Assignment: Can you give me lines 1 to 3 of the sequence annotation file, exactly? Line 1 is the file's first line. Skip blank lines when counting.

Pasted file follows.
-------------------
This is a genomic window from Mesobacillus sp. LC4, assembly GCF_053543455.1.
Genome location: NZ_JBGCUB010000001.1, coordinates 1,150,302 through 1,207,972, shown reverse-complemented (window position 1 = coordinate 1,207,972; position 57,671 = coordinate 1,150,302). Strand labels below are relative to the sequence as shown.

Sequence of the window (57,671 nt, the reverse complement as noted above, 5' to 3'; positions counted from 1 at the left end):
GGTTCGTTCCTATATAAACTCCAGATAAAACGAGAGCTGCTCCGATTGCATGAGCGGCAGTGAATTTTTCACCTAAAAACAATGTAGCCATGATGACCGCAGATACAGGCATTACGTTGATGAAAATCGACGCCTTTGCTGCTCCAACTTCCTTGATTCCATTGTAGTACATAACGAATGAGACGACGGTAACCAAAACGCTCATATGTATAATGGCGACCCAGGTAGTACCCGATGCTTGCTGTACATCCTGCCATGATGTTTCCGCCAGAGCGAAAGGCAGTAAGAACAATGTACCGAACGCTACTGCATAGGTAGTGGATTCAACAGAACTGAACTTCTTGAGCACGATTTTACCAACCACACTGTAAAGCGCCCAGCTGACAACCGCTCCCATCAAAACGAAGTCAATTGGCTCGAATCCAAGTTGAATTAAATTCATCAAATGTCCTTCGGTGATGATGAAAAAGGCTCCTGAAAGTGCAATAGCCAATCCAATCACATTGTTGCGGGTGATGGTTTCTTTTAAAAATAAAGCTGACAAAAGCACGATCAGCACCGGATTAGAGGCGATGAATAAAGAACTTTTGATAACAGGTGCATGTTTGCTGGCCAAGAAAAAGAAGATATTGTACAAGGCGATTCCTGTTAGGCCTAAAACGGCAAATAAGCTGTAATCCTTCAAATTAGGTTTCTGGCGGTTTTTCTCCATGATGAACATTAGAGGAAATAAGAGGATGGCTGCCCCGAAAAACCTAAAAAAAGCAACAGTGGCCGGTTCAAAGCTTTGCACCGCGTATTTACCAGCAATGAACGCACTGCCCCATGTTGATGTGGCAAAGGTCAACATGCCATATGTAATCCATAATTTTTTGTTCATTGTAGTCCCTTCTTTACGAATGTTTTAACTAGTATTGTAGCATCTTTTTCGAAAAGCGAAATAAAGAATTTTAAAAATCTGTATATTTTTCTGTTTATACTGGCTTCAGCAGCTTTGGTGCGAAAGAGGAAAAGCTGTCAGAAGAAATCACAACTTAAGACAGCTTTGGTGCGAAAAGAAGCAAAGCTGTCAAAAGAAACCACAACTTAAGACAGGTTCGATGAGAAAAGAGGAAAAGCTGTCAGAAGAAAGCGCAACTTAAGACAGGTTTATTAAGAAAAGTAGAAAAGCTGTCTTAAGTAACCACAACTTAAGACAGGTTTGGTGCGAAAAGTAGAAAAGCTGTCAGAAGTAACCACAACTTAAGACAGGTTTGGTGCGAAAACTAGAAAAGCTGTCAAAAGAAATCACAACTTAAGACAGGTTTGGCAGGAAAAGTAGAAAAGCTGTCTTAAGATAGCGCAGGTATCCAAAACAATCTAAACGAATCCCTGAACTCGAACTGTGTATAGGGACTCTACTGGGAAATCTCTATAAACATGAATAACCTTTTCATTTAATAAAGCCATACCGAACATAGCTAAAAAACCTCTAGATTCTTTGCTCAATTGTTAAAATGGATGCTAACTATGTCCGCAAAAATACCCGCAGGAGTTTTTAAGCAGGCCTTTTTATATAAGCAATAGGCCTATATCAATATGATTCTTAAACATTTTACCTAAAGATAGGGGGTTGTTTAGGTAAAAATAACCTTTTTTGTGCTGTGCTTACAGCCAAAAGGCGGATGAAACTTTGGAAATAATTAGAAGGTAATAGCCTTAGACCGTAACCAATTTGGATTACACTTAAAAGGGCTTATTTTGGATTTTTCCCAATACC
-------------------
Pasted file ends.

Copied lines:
This is a genomic window from Mesobacillus sp. LC4, assembly GCF_053543455.1.
Genome location: NZ_JBGCUB010000001.1, coordinates 1,150,302 through 1,207,972, shown reverse-complemented (window position 1 = coordinate 1,207,972; position 57,671 = coordinate 1,150,302). Strand labels below are relative to the sequence as shown.

Sequence of the window (57,671 nt, the reverse complement as noted above, 5' to 3'; positions counted from 1 at the left end):